Reply | Threaded
Open this post in threaded view
|

Re: Yet Another Why Doesn't Sqlite Use My Index question ...

Hick Gunter
Nerds with chronic byte code affinity like myself would like to see the output of "explain" (without "query plan"), i.e. the SQLite bytecode produced. I guess the query with OR will have a subprogram called once for each status value, whereas I expect the query with UNION ALL to have 2 copies of the search (which would not affect the run time) and maybe even a temporary table of results (which would take longer and use more memory).

-----Ursprüngliche Nachricht-----
Von: sqlite-users [mailto:[hidden email]] Im Auftrag von Rob Willett
Gesendet: Freitag, 17. März 2017 12:19
An: SQLite mailing list <[hidden email]>
Betreff: Re: [sqlite] Yet Another Why Doesn't Sqlite Use My Index question ...

Gunter, Simon,

Thanks for the replies, You both seem to be drilling into the collation sequence as a possible issue. We now have a new index and we have just run the query again

sqlite> analyze;
sqlite> drop index Disruptions_idx4;
sqlite> CREATE INDEX "Disruptions_idx4" ON Disruptions ("status");
sqlite> explain query plan select * from Disruptions where status = 2 OR
status = 6;
selectid|order|from|detail
0|0|0|SEARCH TABLE Disruptions USING INDEX Disruptions_idx4 (status=?)
0|0|0|EXECUTE LIST SUBQUERY 1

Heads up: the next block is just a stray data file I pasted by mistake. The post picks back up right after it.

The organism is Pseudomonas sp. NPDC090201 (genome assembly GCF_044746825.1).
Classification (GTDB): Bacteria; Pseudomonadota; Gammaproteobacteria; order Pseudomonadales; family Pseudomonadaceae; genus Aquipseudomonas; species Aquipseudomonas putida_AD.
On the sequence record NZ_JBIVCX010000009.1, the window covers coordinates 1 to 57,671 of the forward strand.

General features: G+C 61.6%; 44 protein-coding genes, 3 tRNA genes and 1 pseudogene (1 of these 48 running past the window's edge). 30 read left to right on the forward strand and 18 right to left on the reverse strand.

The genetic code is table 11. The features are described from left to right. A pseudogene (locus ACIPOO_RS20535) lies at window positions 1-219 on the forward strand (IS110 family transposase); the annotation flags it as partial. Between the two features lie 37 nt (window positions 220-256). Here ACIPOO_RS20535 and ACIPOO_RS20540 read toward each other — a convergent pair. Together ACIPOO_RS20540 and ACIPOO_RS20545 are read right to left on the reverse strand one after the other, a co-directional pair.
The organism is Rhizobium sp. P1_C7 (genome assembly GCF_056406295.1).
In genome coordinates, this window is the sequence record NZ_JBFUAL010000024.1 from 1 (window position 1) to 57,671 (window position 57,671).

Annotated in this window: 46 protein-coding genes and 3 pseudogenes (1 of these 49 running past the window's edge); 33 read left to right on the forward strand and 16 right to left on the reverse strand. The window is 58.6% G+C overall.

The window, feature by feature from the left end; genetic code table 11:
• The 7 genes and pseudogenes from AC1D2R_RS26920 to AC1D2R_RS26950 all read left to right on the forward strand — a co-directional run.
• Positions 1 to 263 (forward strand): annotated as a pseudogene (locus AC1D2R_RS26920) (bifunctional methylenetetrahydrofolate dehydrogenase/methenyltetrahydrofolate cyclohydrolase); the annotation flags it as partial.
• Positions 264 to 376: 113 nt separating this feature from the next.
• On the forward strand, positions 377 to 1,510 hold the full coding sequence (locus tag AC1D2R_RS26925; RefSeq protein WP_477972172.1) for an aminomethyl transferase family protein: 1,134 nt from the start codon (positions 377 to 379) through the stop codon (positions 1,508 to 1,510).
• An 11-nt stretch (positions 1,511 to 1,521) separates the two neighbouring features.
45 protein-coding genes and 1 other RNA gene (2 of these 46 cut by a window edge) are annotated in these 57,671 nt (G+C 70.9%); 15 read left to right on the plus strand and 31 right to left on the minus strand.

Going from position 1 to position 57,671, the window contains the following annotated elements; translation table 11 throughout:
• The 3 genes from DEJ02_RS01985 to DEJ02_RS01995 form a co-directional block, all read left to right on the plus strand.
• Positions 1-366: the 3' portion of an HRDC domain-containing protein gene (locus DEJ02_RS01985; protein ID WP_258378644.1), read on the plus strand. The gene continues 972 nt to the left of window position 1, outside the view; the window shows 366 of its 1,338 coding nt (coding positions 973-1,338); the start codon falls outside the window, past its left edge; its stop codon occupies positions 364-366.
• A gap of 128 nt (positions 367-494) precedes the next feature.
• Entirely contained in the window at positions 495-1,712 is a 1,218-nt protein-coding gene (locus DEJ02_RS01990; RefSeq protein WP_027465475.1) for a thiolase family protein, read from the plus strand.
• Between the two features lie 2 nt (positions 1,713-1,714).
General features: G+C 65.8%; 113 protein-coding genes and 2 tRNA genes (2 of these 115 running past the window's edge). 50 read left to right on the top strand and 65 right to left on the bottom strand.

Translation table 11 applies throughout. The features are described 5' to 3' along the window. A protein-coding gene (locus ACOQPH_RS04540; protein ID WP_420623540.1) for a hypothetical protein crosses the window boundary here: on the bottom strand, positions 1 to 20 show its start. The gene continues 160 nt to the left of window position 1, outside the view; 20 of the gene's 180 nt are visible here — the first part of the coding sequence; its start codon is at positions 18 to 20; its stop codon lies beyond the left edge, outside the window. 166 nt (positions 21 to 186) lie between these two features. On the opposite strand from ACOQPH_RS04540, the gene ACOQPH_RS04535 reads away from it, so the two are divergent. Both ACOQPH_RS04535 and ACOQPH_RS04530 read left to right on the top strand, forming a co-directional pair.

sqlite>

So we have a different response from the query planner, which I think is good.

If we use your other example

sqlite> explain query plan select * from Disruptions  where status = 2
UNION ALL select * from Disruptions where status = 6;
selectid|order|from|detail
1|0|0|SEARCH TABLE Disruptions USING INDEX Disruptions_idx4 (status=?)
2|0|0|SEARCH TABLE Disruptions USING INDEX Disruptions_idx4 (status=?)
0|0|0|COMPOUND SUBQUERIES 1 AND 2 (UNION ALL)

I'm not sure which query is going to be faster. We'll have to try and see.

Your last suggestion of "select * from Disruptions  where status =2 COLLATE NOCASE or status = 6 COLLATE NOCASE" appears to be logically equivalent to "explain query plan select * from Disruptions where status = 2 OR status = 6;" now we have removed the collation from the index.

sqlite> explain query plan select * from Disruptions  where status =2
COLLATE NOCASE or status = 6 COLLATE NOCASE;
selectid|order|from|detail
0|0|0|SEARCH TABLE Disruptions USING INDEX Disruptions_idx4 (status=?)
0|0|0|EXECUTE LIST SUBQUERY 1
sqlite>